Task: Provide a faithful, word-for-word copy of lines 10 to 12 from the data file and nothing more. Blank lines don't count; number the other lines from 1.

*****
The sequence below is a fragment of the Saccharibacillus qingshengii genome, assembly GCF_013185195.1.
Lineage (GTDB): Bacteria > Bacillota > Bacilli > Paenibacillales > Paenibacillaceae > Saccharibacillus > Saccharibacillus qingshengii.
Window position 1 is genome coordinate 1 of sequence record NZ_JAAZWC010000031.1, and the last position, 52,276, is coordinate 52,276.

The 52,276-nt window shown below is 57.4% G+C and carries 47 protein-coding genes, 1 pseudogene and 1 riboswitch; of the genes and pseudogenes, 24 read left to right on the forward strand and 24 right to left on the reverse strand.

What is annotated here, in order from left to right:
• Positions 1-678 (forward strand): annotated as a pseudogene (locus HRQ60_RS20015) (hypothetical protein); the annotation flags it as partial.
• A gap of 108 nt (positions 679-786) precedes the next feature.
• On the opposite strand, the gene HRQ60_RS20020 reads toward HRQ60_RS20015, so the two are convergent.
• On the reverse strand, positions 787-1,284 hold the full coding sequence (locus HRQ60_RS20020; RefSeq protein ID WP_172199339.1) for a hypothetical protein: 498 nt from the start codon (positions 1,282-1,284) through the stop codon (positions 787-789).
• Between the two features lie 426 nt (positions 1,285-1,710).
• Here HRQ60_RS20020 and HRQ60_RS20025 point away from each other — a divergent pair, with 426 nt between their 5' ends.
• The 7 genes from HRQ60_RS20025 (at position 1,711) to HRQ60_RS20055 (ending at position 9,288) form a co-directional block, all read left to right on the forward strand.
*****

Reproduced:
• Between the two features lie 426 nt (positions 1,285-1,710).
• Here HRQ60_RS20020 and HRQ60_RS20025 point away from each other — a divergent pair, with 426 nt between their 5' ends.
• The 7 genes from HRQ60_RS20025 (at position 1,711) to HRQ60_RS20055 (ending at position 9,288) form a co-directional block, all read left to right on the forward strand.